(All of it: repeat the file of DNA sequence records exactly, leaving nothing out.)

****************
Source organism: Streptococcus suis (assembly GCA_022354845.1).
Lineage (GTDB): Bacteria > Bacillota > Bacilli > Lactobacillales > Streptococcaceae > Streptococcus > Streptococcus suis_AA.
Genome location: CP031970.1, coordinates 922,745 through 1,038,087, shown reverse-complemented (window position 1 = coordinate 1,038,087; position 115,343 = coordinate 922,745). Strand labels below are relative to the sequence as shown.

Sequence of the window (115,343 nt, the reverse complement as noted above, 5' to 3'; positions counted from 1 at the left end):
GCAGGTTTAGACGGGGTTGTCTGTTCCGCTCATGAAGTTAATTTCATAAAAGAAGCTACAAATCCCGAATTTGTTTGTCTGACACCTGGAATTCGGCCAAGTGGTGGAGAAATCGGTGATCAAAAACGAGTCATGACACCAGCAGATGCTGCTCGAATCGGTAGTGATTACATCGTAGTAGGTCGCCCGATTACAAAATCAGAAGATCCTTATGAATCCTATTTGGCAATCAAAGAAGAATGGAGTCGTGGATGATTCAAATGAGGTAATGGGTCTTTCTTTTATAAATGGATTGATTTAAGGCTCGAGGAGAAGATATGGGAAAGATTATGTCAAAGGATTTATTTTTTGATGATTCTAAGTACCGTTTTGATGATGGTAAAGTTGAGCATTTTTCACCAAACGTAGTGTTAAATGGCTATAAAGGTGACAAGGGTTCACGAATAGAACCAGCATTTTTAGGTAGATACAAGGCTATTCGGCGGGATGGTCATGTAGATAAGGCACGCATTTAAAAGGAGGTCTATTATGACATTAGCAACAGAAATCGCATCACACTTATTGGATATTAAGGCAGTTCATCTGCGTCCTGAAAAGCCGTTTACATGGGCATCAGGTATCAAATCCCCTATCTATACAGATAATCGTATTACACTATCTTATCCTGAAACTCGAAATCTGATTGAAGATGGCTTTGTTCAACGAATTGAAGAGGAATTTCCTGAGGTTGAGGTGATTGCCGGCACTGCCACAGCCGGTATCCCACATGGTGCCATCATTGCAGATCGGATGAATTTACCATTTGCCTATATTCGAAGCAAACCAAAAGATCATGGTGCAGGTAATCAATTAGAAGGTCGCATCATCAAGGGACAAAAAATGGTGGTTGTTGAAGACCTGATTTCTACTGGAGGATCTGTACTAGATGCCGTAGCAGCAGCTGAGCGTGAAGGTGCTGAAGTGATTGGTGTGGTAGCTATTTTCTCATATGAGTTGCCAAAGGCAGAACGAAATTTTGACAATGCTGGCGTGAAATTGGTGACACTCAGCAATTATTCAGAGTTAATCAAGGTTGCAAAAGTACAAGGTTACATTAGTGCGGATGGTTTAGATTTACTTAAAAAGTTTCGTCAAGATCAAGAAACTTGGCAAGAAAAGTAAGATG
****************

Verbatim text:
Source organism: Streptococcus suis (assembly GCA_022354845.1).
Lineage (GTDB): Bacteria > Bacillota > Bacilli > Lactobacillales > Streptococcaceae > Streptococcus > Streptococcus suis_AA.
Genome location: CP031970.1, coordinates 922,745 through 1,038,087, shown reverse-complemented (window position 1 = coordinate 1,038,087; position 115,343 = coordinate 922,745). Strand labels below are relative to the sequence as shown.

Sequence of the window (115,343 nt, the reverse complement as noted above, 5' to 3'; positions counted from 1 at the left end):
GCAGGTTTAGACGGGGTTGTCTGTTCCGCTCATGAAGTTAATTTCATAAAAGAAGCTACAAATCCCGAATTTGTTTGTCTGACACCTGGAATTCGGCCAAGTGGTGGAGAAATCGGTGATCAAAAACGAGTCATGACACCAGCAGATGCTGCTCGAATCGGTAGTGATTACATCGTAGTAGGTCGCCCGATTACAAAATCAGAAGATCCTTATGAATCCTATTTGGCAATCAAAGAAGAATGGAGTCGTGGATGATTCAAATGAGGTAATGGGTCTTTCTTTTATAAATGGATTGATTTAAGGCTCGAGGAGAAGATATGGGAAAGATTATGTCAAAGGATTTATTTTTTGATGATTCTAAGTACCGTTTTGATGATGGTAAAGTTGAGCATTTTTCACCAAACGTAGTGTTAAATGGCTATAAAGGTGACAAGGGTTCACGAATAGAACCAGCATTTTTAGGTAGATACAAGGCTATTCGGCGGGATGGTCATGTAGATAAGGCACGCATTTAAAAGGAGGTCTATTATGACATTAGCAACAGAAATCGCATCACACTTATTGGATATTAAGGCAGTTCATCTGCGTCCTGAAAAGCCGTTTACATGGGCATCAGGTATCAAATCCCCTATCTATACAGATAATCGTATTACACTATCTTATCCTGAAACTCGAAATCTGATTGAAGATGGCTTTGTTCAACGAATTGAAGAGGAATTTCCTGAGGTTGAGGTGATTGCCGGCACTGCCACAGCCGGTATCCCACATGGTGCCATCATTGCAGATCGGATGAATTTACCATTTGCCTATATTCGAAGCAAACCAAAAGATCATGGTGCAGGTAATCAATTAGAAGGTCGCATCATCAAGGGACAAAAAATGGTGGTTGTTGAAGACCTGATTTCTACTGGAGGATCTGTACTAGATGCCGTAGCAGCAGCTGAGCGTGAAGGTGCTGAAGTGATTGGTGTGGTAGCTATTTTCTCATATGAGTTGCCAAAGGCAGAACGAAATTTTGACAATGCTGGCGTGAAATTGGTGACACTCAGCAATTATTCAGAGTTAATCAAGGTTGCAAAAGTACAAGGTTACATTAGTGCGGATGGTTTAGATTTACTTAAAAAGTTTCGTCAAGATCAAGAAACTTGGCAAGAAAAGTAAGATG